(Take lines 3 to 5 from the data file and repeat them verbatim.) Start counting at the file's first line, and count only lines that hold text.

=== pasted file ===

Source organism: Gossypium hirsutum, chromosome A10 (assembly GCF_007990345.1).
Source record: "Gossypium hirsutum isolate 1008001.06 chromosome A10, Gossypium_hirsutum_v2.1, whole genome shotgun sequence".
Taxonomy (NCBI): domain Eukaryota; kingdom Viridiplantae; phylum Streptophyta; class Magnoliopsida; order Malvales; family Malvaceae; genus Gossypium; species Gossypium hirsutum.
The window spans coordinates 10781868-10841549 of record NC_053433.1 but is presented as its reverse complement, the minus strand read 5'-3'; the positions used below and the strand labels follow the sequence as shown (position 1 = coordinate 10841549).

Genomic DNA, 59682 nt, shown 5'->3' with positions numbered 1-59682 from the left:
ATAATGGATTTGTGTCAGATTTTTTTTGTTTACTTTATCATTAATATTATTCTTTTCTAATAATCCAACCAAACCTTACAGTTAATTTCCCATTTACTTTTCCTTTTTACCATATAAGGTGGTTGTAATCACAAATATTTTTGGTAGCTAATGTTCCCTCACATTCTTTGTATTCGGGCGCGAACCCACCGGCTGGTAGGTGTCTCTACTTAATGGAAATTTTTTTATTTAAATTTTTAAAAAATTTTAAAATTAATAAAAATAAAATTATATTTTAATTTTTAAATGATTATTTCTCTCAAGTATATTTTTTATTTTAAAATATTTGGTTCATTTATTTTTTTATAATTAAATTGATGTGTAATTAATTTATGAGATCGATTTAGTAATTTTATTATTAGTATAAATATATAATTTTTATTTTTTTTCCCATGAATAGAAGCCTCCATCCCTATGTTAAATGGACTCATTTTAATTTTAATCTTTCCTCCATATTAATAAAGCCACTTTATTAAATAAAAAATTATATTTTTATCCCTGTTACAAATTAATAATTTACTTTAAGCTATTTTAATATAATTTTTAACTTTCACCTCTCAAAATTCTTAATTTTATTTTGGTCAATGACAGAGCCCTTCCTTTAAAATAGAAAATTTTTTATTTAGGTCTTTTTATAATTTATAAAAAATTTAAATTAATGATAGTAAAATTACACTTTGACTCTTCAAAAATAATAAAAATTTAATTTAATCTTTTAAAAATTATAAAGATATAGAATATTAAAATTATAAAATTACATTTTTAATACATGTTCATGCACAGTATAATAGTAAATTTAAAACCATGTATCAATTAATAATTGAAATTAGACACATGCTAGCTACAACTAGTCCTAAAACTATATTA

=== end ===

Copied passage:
Taxonomy (NCBI): domain Eukaryota; kingdom Viridiplantae; phylum Streptophyta; class Magnoliopsida; order Malvales; family Malvaceae; genus Gossypium; species Gossypium hirsutum.
The window spans coordinates 10781868-10841549 of record NC_053433.1 but is presented as its reverse complement, the minus strand read 5'-3'; the positions used below and the strand labels follow the sequence as shown (position 1 = coordinate 10841549).

Genomic DNA, 59682 nt, shown 5'->3' with positions numbered 1-59682 from the left: